X-ray

X-ray is the letter X in the NATO phonetic alphabet.


X-rays (German: Röntgenstrahlen) are a form of electromagnetic radiation with a wavelength approximately in the range of 5 pm - 10 nanometers (corresponding to frequencies in the range 30 PHz - 60 EHz).

X-rays with a wavelength longer than 0.1 nm are called soft X-rays. At wavelengths shorter than this, they are called hard X-rays. Hard X-rays overlap the range of long-wavelength (low energy) gamma rays, however the distinction between the two terms depends on the source of the radiation, not its wavelength: X-ray photons are generated by energetic electron processes, gamma rays by transitions within atomic nuclei.

X-rays are primarily used for diagnostic medical imaging and crystallography.

History

Among the important early researchers in X-rays were Sir William Crookes, Johann Wilhelm Hittorf, Eugene Goldstein, Heinrich Hertz, Philipp Lenard, Hermann von Helmholtz, Thomas Edison, Nikola Tesla, Charles Barkla, and Wilhelm Conrad Röntgen.

Physicist Johann Hittorf observed tubes with energy rays extending from a negative electrode. These rays produced a fluorescence when they hit the glass walls of the tubes. In 1876 the effect was named "cathode rays" by Eugene Goldstein. Later, English physicist William Crookes investigated the effects of energy discharges on rare gases. He constructed what is called the Crookes tube. It is a glass vacuum cylinder, containing electrodes for discharges of a high voltage electric current. He found, when he placed unexposed photographic plates near the tube, that some of them were flawed by shadows, though he did not investigate this effect. In 1892, Heinrich Hertz began experimenting and demonstrated that cathode rays could penetrate very thin metal foil (such as aluminum). Philip Lenard, a student of Heinrich Hertz, further researched this effect. He developed a version of the cathode tube and studied the penetration of X-rays through various materials. Philip Lenard, though, did not realize that he was producing X-rays.

In April 1887, Nikola Tesla began to investigate X-rays using his own devices as well as Crookes tubes. Tesla did this by experimenting with high voltages and vacuum tubes. From Nikola Tesla's technical publications, it is indicated that he invented and developed a special single-electrode X-ray tube. Tesla's tubes differ from other X-ray tubes in that they have no target electrode. He stated these facts in his 1897 X-ray lecture before the New York Academy of Sciences. The modern term for this process is the bremsstrahlung process, in which a high-energy secondary X-ray emission is produced when charged particles (such as electrons) pass through matter. By 1892, Tesla performed several such experiments; however, he did not categorize the emissions as what was later called X-rays (generalizing the phenonomena as radiant energy). Tesla did not publicly declare his findings nor did he make them widely known. His subsequent X-ray experimentation by vacuum high field emissions led him to alert the scientific community to the biological hazards associated with X-ray exposure.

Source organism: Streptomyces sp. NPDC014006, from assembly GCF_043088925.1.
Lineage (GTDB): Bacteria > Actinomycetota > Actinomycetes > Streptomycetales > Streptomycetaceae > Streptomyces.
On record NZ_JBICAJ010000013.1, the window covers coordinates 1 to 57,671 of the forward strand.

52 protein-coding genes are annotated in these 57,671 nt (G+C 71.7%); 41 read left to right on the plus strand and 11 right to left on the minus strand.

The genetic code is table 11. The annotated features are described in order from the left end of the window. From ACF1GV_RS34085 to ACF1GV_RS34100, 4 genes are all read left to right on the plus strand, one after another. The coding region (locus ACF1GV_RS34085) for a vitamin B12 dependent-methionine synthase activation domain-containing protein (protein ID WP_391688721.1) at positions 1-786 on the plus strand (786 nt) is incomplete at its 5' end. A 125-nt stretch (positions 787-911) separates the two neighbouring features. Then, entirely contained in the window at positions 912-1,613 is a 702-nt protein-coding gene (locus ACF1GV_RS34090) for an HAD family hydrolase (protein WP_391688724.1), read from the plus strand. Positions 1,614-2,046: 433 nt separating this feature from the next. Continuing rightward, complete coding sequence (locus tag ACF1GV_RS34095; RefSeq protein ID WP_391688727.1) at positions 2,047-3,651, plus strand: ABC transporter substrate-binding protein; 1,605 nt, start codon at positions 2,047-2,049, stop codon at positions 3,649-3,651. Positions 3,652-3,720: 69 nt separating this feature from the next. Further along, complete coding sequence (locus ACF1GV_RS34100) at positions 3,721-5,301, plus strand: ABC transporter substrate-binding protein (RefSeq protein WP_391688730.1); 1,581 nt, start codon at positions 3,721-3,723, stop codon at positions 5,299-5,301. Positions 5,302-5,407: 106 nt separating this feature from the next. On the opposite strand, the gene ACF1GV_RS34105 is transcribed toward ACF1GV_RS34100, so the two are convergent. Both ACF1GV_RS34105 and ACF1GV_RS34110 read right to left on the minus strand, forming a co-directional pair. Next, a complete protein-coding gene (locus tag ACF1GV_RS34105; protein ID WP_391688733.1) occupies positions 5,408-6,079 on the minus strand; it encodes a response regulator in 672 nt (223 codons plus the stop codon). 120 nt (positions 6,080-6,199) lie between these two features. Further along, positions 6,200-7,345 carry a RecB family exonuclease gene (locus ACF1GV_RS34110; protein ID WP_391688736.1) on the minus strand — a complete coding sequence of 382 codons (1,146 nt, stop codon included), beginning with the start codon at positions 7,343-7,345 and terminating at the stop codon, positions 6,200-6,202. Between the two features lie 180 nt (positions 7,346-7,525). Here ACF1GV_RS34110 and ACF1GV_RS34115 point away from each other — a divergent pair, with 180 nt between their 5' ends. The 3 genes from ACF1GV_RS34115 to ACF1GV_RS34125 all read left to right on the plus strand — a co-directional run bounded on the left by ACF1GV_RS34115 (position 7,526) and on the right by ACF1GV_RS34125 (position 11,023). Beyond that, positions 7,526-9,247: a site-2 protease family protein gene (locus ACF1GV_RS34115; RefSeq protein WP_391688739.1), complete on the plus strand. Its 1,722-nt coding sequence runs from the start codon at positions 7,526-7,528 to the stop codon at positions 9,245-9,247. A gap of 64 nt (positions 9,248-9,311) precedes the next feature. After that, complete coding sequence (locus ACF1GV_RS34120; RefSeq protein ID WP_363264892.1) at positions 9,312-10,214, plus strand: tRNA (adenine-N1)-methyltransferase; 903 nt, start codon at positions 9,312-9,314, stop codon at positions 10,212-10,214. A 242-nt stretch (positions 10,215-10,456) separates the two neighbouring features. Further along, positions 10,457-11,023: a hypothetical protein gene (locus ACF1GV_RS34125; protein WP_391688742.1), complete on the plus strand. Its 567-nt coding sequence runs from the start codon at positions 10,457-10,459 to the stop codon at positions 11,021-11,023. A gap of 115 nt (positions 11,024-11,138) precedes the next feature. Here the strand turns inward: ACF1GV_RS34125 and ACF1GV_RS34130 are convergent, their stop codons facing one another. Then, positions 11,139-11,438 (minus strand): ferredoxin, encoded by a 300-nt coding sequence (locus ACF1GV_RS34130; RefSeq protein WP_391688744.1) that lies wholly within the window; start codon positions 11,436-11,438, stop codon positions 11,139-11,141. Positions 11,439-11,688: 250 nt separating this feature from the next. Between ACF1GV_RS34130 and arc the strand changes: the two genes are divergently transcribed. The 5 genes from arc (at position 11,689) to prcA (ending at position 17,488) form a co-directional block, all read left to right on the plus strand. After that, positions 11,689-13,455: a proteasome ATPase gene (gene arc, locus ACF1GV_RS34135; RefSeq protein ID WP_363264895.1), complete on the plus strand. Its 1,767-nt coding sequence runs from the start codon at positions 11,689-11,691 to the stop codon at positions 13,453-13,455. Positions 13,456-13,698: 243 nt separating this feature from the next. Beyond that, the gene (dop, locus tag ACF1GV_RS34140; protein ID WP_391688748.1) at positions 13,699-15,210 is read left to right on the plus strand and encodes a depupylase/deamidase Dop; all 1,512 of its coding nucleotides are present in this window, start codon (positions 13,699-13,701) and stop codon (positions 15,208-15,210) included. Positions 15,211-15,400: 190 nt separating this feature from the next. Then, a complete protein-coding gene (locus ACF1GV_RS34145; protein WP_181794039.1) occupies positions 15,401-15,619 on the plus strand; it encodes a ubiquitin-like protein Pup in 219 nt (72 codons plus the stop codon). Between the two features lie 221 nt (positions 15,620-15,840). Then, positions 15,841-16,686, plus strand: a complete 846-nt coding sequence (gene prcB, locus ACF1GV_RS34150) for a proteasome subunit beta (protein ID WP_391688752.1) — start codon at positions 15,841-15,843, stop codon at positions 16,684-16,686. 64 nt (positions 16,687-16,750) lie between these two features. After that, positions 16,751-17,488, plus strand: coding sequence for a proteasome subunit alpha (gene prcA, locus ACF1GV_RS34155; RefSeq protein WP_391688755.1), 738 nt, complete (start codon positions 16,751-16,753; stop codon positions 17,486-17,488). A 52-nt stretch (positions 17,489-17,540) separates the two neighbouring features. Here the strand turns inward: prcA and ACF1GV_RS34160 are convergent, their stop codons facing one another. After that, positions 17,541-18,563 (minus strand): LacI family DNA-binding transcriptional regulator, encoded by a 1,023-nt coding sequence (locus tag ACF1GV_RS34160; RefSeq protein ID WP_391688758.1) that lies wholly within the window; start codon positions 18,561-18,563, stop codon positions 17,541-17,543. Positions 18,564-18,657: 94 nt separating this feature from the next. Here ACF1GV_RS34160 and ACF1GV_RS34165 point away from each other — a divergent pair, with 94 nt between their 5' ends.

Hermann von Helmholtz formulated mathematical equations for X-rays. He postulated a dispersion theory before Roentgen made his discovery and announcement. It was formed on the basis of the electromagnetic theory of light (Wiedmann's Annalen, Vol. XLVIII); however, he did not work with actual X-rays.

On November 8 1895, Wilhelm Röntgen, a German scientist, began observing and further documenting X-rays while experimenting with vacuum tubes. Röntgen, on December 28, 1895, wrote a preliminary report "On a new kind of ray: A preliminary communication". He submitted it to the Würzburg's Physical-Medical Society journal. This was the first formal and public recognition of the categorization of X-rays. Röntgen referred to the radiation as "X", to indicate that it was an unknown type of radiation. The name stuck, although (over Röntgen's great objections), many of his colleagues suggested calling them Röntgen rays. They are still referred to as Röntgen rays in some countries. Roentgen received the first Nobel Prize in Physics for his discovery.

In 1895, Thomas Edison investigated materials' ability to fluoresce when exposed to X-rays. He found that calcium tungstate was the most effective substance. Around March 1896, the fluoroscope he developed became the standard for medical X-ray examinations. Nevertheless, Edison dropped x-ray research around 1903 after the death of Clarence Madison Dally, one of his glassblowers. Dally had a habit of testing X-ray tubes on his hands, and acquired a cancer in them so tenacious that both arms were amputated in a futile attempt to save his life.[1]

In 1906, physicist Charles Barkla discovered that X-rays could be scattered by gases, and that each element had a characteristic X-ray. He won the 1917 Nobel prize for this discovery.

The use of X-rays for medical purposes was pioneered by Major John Hall-Edwards in Birmingham, England. In 1908, he had to have his left arm amputated owing to the spread of X-ray dermatitis.

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